By the time you read this story, Furious 7 would be inching closer to becoming the first Hollywood movie to have garnered Rs 100 crore at the Indian box office. The latest instalment of the million-dollar grossing Fast & Furious franchise, took Bollywood by surprise and also stunned trade pundits. It also impacted the collections of Yash Raj Films and Dibakar Banerjee-production Detective Byomkesh Bakshy! (DBB). As of Wednesday, the tally, according to trade expert Komal Nahta reads: Furious 7– Rs 66.5 crore and DBB– above Rs 19 crore.
It’s all about the numbers. Released in 2,600 screens across the country, Furious 7 (F7) comes with an ‘A’ certificate which bars people under the age of 18 from watching it in theatres. For an ‘A’ rated Hollywood film, the numbers are indeed impressive. No wonder, the trade is proclaiming F7 as a game-changer in India. The competition just got hotter in our backyard.
The story behind F7’s wild success in India is a mix of things, starting from its release strategy like that of any of our Rs 100 crore blockbusters. It had great marketing, it released on an extended weekend and more importantly it had a release as wide as a Bollywood blockbuster. Sarabjit Singh, Managing Director, Universal Studios International India, says that one of the strategies was to penetrate into centres earlier inaccessible by Hollywood — over 1,000 B and C centres, and small cities and towns.
“These places always showed great interest in Hollywood action movies such as Fast & Furious but had to contend with pirated stuff. We felt that there is a market that we were not able to satiate. With the box office collections of F7, I suppose it is clear that people in these remote areas went to watch the film,” says Singh.
For F7, the studio broke a norm generally followed by Hollywood studios in India. To ensure a wider release, they agreed to release the film even in theatres with a projection system below 2k, generally regarded of inferior quality. Besides Hindi, dubbing into regional languages such as Telugu and Tamil also helped boost the collections. Anand Vishal, the business head of Fun Cinemas, the chain of multiplexes across India, says, “The kind of wide release that F7 had is only enjoyed by top 10 Bollywood grossers.”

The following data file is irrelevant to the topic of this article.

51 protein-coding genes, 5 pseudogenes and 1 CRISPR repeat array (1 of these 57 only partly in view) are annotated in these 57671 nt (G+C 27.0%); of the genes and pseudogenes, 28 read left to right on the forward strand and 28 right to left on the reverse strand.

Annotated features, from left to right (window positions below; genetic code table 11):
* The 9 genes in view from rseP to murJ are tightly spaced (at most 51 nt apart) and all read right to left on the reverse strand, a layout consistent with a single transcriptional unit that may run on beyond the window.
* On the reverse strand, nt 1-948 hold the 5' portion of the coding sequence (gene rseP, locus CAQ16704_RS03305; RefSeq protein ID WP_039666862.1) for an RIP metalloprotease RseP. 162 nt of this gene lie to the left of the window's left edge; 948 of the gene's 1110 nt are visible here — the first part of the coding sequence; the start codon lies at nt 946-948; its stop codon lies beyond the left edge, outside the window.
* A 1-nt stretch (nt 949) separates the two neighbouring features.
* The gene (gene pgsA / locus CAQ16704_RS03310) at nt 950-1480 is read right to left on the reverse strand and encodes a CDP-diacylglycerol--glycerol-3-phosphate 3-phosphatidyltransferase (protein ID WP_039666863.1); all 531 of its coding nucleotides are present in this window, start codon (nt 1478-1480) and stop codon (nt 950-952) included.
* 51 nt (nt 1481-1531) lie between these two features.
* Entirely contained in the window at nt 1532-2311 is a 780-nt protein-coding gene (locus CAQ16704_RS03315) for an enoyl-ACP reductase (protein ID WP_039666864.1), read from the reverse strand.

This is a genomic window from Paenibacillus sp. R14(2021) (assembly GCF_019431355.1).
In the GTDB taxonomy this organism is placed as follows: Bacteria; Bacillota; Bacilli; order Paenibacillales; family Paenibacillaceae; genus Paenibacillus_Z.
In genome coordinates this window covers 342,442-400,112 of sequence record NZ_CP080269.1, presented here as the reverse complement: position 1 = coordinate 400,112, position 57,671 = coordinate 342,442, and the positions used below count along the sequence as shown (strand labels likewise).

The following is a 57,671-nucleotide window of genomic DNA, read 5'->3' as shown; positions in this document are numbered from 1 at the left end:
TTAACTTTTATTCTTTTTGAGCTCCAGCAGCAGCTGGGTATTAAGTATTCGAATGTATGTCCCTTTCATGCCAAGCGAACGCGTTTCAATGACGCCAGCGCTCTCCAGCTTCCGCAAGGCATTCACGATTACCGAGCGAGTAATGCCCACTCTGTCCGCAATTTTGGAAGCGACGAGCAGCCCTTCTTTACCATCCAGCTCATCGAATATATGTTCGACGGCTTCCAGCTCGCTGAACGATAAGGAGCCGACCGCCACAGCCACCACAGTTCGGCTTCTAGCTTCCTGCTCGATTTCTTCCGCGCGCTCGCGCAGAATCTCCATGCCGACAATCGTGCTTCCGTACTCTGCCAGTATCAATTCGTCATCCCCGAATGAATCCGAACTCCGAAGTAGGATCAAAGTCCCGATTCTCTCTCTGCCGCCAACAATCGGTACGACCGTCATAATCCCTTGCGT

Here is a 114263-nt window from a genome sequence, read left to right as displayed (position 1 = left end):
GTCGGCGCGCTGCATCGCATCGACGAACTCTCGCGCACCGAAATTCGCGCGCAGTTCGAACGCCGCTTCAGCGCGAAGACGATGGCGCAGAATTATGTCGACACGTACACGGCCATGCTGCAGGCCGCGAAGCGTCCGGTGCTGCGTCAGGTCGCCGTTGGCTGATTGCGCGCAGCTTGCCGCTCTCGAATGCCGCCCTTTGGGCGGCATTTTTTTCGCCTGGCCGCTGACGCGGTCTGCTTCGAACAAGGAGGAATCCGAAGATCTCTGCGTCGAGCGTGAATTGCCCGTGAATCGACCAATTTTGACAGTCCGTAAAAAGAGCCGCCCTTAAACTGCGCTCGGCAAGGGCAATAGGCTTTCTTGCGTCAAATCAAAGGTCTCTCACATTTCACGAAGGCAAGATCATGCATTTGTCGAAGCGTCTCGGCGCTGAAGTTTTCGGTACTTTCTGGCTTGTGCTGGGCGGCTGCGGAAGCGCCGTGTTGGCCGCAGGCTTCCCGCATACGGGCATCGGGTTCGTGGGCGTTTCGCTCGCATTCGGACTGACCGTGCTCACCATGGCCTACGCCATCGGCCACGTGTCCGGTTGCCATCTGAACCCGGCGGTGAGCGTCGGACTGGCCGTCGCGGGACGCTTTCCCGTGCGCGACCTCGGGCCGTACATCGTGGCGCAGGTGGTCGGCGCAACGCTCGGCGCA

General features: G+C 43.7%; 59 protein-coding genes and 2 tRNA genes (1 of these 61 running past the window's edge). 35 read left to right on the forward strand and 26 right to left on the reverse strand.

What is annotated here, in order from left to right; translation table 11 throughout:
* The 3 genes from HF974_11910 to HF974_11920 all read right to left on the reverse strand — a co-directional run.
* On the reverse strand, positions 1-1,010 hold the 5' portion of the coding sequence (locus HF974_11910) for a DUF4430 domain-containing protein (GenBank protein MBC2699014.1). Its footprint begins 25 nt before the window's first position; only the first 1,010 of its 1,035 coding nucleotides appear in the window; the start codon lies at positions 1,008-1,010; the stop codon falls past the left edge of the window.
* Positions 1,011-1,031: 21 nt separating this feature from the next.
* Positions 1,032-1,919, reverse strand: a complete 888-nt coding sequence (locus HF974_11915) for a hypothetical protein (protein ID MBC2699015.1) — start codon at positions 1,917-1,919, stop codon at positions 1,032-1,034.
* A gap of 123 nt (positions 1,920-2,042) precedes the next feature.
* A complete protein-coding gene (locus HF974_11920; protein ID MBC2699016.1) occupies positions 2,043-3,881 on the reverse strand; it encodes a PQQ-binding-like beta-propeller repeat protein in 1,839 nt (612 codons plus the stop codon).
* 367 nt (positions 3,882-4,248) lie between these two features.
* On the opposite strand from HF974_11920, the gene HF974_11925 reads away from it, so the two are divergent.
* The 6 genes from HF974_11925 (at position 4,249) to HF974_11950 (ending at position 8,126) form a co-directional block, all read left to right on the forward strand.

This success story is bound to set a benchmark for future Hollywood releases in India. Case in point is Avengers: Age of Ultrons. One of the strategies adopted by producers Disney is to get the movie to India a week before its US release. With the US being its main market, and hence a source of piracy, it will optimise its chances in India, along with that of some other potential growing markets such as Germany and China. The number of screens for Avengers sequel will also be twice the number of the first part that released in 2012. While Disney has Ant Man coming soon, it plans to go huge with Star Wars: The Force Awakens at the end of 2015. Other biggies such as Jurassic World in June, Mission: Impossible Rogue Nation, releasing in July, Terminator Genisys in August, are expected to tread the same path as shown by F7.
So what does this mean for Bollywood? Will the Khans now compete with Robert Downey Jr and Mark Ruffalo?
Industry experts speculate that nothing much will change for the big-star extravaganzas such as Kick and PK but for the smaller films, like NH 10 or Badlapur — that rely on word of mouth and screen count formula — there is a bit of uncertainty because this is a new situation. There are no clear answers yet.
“Local films are a dominant force, and they have coexisted with Hollywood for decades,” says Kamal Gainchandni, CEO, PVR, “A Tamil or Telugu audience will still opt for a local film if they have to make a choice. And for the urban audience, Badlapur had released with
the Oscar movies such as Birdman and The Imitation Game and it still did good business.”
Trade analyst Nahta says that the success of a big Hollywood movie doesn’t affect a Hindi film because there are enough number of screens to accommodate the two on any given week. “It’s not that DBB didn’t have its share of screens and hence it didn’t do well. But if ever there is a question of choice, the audience will simply go for the better product,” says Nahta.
With smaller films such as Margarita With A Straw and Court releasing on April 17, and the Avengers sequel coming a week after that, it will be interesting to see if such small, content-heavy Hindi films survive the Hollywood juggernaut.
The box office will let us know.